Hard as it may be to believe, the anti-lock braking system (ABS) was developed way back in 1929 by French engineer and inventor Gabriel Voisin for the airplanes of the day.
The need for ABS on early aircraft
ABS, in those days, was a creation of absolute need. Aircraft coming in for landings during those early years of aviation had nothing but their drum brakes to slow them down, which came with two distinct disadvantages. The first was overheating, which at the time, seemed to be an unavoidable consequence, sometimes leading to fires in the undercarriage.
The second was more serious. While the aircraft was coming in at a relatively high speed without the benefit of additional mechanical advantages, the pilots of the flying machines had to find that very fine distinction between maximum braking and the locking up of the wheels, which sometimes resulted in blown tires and destroyed wheel assemblies. The hydraulic fluids used at the time were highly flammable, and the flying debris of the destruction of the wheels led to many catastrophic hull losses.
ABS applied to motorcycles and cars
It was not until the late 1950s and early 1960s that bright minds decided to apply the same principles to motorcycles and then cars. The early experiments were of very high research value, even though the practical applications did not get developed until the 1970s, when both Chrysler and Ford started incorporating the systems, first on just the rear wheels and subsequently on all four wheels.
The results were immediate and astonishing. If you have ever been in a car with all four wheels locked up during a panic stop, you may have noticed in that very brief time that the vehicle's trajectory did not change unless it was deflected by some solid object. That is referred to as being out of control.
ABS changed all that and is saving many lives every year. The technology was initially applied to motorcycles, as it is well known that when a two-wheeled vehicle's wheels lock up, any and all stability is lost. Most of today's high-end motorcycles are equipped with ABS, giving the driver the control desperately needed to avoid an accident or reduce the severity of a collision.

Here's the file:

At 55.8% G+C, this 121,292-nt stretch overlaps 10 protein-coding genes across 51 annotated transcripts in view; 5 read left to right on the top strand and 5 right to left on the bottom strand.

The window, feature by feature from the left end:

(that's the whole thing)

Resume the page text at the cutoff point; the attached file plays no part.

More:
How ABS works
The principle that makes ABS work so efficiently is that when onboard computers sense that your vehicle's wheels are about to lock up, tiny valves in the brake cylinders prevent wheel lock-up, rapidly pulsating the pressure exerted on your brakes. This allows you to concentrate more on where your vehicle is headed while you are in a panic situation, possibly avoiding a collision with another vehicle, or worse, a pedestrian.
Studies and mandatory use
Studies conducted by the Monash University Accident Research Center in Australia found an 18 percent reduction in multicar crashes, while off-road crashes were reduced by 35 percent. It was also discovered, to no one's surprise, that while traveling on paved roads, the safety factor increased significantly, as opposed to unimproved surfaces, where gravel acts like ball bearings and reduces the efficiency of the anti-lock breaking system.
The system has been mandatory in the European Union since 2007, but in the United States, the National Highway Transportation Safety Administration had held off on making it mandatory because of inconclusive results, and perhaps because of the pressure of the automobile manufacturers themselves, as well.
In case of a problem with your ABS
ABS helps tremendously in the safe braking of a vehicle. It is, however, an extremely complicated computerized series of devices that under no circumstances should anyone other than a trained technician ever attempt to repair or modify.
When that light illuminates on your instrument cluster telling you that there may be a problem with your ABS, it is best to pull over and call a tow truck to take you to a repair facility.